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SARAJEVO 2016 Industry

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Simon Wilkinson delves into virtual-reality storytelling


- At Sarajevo, the British transmedia artist examined the realm of virtual reality and presented his VR installations

Simon Wilkinson delves into virtual-reality storytelling
British transmedia artist Simon Wilkinson

One could say that we still have to figure out virtual reality (VR); therefore, there are no real experts. Yet Simon Wilkinson, a British transmedia artist with over 20 years of filmmaking experience under his belt, can certainly be considered one of the most notable names in Europe to be dealing with VR and its applications in cinema. During his lecture at the Sarajevo Film Festival, Wilkinson reflected with the audience on how stories can be told more effectively through the incorporation of hyperlink culture, technology and an understanding of the psychology of human attention. 

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Traditionally, there has always been a contract between the filmmaker and the audience: everything that happens on screen is fiction, and everything outside that frame is reality – when the lights go off, the story starts, and when the lights come back on, the story is finished. Wilkinson has decided to break this contract, and merge fiction and reality in the most unexpected ways: what if you saw a thriller at the cinema and, whilst leaving the venue, you were to be kidnapped and taken away in a black van? Just when you thought that your experience was over, a new chapter of the story starts. The same concept is applied to Wilkinson’s immersive transmedia projects. In The Cube, an installation produced under the pseudonym “Circa69” and forming part of a bigger series of works tackling the same subject from different angles, the user walks into an uncluttered room, sits on a gamer chair and, after wearing the headset, finds him or herself sitting at a table inside a cube with the task of figuring out how to rebuild a reality that won’t collapse within the following three days. Once the headset has been removed, the user is handed an envelope with further information about the story that he or she can discover later by going online. The experience is so addictive that the website has already been hacked four times.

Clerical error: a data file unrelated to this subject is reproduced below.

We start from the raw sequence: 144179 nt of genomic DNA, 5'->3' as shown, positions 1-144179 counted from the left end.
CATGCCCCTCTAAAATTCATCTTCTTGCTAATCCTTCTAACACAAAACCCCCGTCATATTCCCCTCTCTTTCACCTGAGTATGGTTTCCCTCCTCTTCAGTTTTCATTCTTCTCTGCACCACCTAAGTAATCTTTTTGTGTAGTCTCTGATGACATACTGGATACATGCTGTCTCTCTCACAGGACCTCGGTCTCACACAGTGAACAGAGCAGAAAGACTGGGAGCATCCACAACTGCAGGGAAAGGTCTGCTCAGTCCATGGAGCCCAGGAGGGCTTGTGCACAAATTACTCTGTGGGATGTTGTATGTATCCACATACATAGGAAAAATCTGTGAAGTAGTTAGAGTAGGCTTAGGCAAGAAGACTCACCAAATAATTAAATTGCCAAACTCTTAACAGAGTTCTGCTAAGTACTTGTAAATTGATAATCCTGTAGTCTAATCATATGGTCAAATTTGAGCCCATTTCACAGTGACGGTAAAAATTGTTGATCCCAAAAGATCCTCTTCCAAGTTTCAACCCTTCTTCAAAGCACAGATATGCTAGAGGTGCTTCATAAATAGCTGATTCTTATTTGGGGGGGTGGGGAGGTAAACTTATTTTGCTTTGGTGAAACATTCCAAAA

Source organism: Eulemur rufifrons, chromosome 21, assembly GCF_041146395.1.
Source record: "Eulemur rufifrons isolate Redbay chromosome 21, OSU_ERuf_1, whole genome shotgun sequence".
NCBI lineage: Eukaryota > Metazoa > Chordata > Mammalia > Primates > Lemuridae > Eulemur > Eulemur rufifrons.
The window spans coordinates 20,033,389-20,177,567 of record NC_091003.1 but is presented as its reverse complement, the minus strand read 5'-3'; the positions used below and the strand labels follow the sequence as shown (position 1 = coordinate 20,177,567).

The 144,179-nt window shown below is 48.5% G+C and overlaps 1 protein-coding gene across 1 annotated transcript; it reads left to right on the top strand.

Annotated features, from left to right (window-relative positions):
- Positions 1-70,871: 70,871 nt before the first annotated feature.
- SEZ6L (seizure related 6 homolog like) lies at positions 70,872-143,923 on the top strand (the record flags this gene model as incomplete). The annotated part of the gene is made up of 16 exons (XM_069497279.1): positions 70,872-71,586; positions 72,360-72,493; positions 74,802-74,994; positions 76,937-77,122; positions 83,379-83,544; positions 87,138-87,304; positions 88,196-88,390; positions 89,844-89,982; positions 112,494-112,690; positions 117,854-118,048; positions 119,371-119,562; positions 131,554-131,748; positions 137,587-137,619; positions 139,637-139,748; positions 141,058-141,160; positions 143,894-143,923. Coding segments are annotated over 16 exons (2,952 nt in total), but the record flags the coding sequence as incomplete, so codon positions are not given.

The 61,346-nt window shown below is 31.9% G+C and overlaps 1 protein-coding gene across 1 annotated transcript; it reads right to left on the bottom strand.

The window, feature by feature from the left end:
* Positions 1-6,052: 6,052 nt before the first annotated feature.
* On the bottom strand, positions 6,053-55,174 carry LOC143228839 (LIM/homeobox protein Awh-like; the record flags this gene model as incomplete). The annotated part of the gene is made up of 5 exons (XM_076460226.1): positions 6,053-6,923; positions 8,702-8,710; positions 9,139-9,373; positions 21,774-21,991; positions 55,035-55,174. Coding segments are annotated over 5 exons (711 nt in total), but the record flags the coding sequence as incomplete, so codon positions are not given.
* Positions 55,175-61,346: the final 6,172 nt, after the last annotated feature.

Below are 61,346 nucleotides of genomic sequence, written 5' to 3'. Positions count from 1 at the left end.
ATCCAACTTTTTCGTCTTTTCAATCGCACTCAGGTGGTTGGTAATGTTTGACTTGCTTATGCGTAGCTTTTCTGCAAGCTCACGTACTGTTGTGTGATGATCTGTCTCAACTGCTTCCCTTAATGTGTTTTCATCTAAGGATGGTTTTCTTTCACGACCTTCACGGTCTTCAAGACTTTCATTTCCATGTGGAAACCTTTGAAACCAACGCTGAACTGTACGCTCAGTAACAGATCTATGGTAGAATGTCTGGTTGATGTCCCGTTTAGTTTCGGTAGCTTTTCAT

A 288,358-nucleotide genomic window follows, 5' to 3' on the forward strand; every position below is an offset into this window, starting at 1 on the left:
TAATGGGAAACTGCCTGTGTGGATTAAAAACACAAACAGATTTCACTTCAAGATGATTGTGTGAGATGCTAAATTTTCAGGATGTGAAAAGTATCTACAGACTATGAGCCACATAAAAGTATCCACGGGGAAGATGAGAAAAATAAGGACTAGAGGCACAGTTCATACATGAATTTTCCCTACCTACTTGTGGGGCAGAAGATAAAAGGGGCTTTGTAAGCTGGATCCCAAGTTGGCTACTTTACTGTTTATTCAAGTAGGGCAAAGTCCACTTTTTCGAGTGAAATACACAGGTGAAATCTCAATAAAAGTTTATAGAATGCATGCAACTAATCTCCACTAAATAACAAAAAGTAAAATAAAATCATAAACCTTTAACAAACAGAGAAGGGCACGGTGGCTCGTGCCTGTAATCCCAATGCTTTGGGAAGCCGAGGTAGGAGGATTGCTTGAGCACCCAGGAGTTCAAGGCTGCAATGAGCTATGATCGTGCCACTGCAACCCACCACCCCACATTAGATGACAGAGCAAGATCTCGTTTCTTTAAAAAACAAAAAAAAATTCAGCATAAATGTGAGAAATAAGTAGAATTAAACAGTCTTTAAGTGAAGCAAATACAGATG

One of the biggest obstacles that Wilkinson has come across in VR is that it demands to be experienced in a familiar and safe space – eight minutes into the experience, the user starts to feel insecure about the real world and wonders what is going on around him or her. In order to overcome this limit, one has to rethink how we enjoy VR altogether but, at the same time, allow people to become acquainted with a medium that might be overwhelming at first glance; instead of paying attention to the story, the audience might get distracted by the grandeur of the virtual world in which they are submerged.

The experience within the VR realm and the storytelling techniques being used to incorporate this medium into a new concept of cinema are the main focuses of Wilkinson’s studies. But where this will lead us is still unknown. The mid-range headsets are still too expensive for the average user: the HTC Vive and the Oculus Rift go for almost €1,000 each – and that’s without taking into consideration the most advanced headsets or the accessories and computers that one needs to combine them with in order to enjoy the full experience. The cheaper versions released by Google and Samsung do not allow for an immersive and interactive experience; thus they are probably destined to die out in the short term. With free online platforms such as Steam and Unity supporting developers with know-how, templates and a place to collaborate, one can be assured that VR and augmented reality will progressively enter our daily lives in ways that are yet to be discovered and defined.

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